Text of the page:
Tuesday, February 27, 2018

LMS Pilgrimage to Caversham 2018


On Saturday the Latin Mass Society went on pilgrimage to Our Lady of Caversham, which is always very edifying. It was interesting to see, this year, improvements to the shrine, with a new painted backdrop to the shrine image.


The Pilgrimage usually coincides with the Ember Saturday of Lent: not all pilgrimages can take place in the summer, and the Ember Saturday is something well worth celebrating in a solemn way. However, the Ember day was only commemorated this year, because it was the feast of St Matthias.


St Matthias was chosen, between Ascension and Pentecost, to replace Judas: when the Holy Ghost descended upon them, there was a full complement of Apostles. However, representations of the 12 Apostles tend to leave him out to make room for St Paul, so he can be neglected.


We didn't neglect him this year, however, with a splendid High Mass, celebrated by Fr Anthony Conlon, assisted by Fr James Mawdsley FSSP (deacon) and Fr Gabriel Diaz (subdeacon), and accompanied by the Schola Abelis (chant) and the Newman Consort. The Newman Consort sang John Taverner Kyrie Leroy, Thomas Tallis Mass for Four Voices, and Noel Bauldeweyn Ave caro Christi cara, all of which were lovely.

 (This is what it looked like last year.)

This year we had a buffet lunch in the parish room, which was extremely jolly and which we will certainly do again.

With thanks to Mgr Patrick Daly, the parish priest and shrine custodian.

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Mass in Didcot for the Chair of St Peter


Last Thursday was the feast of the Chair of St Peter, and Fr Philip Pennington Harris celebrated it with a Traditional Missa Cantata. It was accompanied by the Schola Abelis of Oxford.


Monday, February 26, 2018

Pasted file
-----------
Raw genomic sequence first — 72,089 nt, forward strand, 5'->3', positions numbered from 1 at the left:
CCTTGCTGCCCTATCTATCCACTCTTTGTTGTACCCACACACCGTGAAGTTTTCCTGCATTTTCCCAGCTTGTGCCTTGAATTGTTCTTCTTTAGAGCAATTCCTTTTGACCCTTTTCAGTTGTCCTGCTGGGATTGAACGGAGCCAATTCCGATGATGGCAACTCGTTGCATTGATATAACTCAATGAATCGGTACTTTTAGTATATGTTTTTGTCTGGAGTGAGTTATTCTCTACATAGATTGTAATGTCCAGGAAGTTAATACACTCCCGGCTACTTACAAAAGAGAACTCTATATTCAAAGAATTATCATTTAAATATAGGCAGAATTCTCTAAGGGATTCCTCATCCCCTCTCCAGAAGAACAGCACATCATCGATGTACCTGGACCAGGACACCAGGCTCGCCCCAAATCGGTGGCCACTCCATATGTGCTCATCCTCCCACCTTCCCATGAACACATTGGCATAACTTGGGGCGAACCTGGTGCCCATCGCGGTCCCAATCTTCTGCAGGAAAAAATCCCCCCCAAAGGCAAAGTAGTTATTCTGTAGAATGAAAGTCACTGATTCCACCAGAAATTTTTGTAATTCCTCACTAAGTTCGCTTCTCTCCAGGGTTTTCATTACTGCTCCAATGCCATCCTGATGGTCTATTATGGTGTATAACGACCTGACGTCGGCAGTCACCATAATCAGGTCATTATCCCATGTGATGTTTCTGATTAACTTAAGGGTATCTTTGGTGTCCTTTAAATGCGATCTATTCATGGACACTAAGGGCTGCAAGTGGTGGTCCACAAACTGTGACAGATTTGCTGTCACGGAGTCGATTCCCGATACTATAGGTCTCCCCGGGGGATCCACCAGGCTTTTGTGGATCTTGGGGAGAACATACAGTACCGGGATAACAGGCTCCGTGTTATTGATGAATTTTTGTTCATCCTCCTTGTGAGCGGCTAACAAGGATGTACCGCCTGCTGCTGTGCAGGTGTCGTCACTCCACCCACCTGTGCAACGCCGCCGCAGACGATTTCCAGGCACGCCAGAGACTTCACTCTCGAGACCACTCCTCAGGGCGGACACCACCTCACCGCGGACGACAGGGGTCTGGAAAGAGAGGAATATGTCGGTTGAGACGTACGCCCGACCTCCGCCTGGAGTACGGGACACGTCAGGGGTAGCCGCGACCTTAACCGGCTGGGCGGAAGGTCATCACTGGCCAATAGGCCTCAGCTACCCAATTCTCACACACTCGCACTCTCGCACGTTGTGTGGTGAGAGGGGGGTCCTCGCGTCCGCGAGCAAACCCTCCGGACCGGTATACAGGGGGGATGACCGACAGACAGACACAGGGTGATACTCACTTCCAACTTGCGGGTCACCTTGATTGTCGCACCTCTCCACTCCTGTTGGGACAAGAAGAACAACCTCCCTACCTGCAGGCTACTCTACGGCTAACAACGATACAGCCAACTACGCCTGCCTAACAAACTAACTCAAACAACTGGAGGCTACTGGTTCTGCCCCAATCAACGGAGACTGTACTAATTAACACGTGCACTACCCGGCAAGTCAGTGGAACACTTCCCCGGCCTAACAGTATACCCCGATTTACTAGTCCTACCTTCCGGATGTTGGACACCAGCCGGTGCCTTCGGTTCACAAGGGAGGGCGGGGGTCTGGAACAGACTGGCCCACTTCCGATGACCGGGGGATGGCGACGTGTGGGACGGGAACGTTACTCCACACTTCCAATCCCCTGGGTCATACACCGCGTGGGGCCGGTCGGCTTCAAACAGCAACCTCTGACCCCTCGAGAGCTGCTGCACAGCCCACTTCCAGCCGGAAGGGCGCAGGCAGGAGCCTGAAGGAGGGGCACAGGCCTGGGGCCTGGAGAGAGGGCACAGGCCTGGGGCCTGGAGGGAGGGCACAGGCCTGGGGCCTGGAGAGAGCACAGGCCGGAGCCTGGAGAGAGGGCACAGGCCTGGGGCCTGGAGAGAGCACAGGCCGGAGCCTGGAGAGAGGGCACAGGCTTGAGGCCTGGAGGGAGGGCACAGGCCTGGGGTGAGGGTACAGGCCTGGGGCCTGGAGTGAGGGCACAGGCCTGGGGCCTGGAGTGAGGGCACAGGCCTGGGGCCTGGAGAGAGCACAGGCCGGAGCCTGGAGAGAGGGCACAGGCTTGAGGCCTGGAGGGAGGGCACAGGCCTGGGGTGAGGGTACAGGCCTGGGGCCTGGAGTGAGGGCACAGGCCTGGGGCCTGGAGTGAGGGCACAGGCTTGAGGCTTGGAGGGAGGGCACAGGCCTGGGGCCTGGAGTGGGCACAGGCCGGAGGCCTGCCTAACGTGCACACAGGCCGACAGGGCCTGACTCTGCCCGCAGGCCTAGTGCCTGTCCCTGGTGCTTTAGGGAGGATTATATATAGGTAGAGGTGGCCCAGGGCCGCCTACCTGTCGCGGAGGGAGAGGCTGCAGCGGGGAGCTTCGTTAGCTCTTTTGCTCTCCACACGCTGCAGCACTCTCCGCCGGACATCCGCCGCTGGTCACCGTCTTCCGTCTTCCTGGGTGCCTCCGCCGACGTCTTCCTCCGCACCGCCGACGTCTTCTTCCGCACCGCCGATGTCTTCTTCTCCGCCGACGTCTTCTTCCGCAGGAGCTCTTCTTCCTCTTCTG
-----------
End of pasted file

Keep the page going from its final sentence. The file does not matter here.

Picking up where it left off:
An attack on older Traditionalists in the Catholic Herald

Because of the flurry of posts I've published in the last few days I'm putting this back to the top of the blog.

I'm cross-posting this from Rorate Caeli.

Davis in the Catholic Herald
In last weekend's Catholic Herald (Feb 16) Michael Davis (not to be confused with the late, great, Michael Traherne Davies) makes an extraordinary attack on the older generation of Catholics attached to the Traditional Mass. He does so in the context of an alleged contrast with younger Traditionalists. You can read the first part of his article, or pay to read the whole thing; I include some screenshots to give a flavour.

To generalise about Traditional Catholics as 'going out of [their] way to be nasty' or tainted by 'repugnant anti-Semitism' is wearily familiar, and I would not dignify it with a response but for the fact that Davis presents himself as a 'Traditionalist' (as he puts it), and the Catholic Herald is one of the more trad-friendly Catholic newspapers. Furthermore, Davis is the paper's US Editor, on the eve of their big launch in the USA. Rorate's Twitter feed put it well: what we see is the phenomenon of the "the self-hating self-righteous not-really-trad Trad." I've discussed other examples of the type here.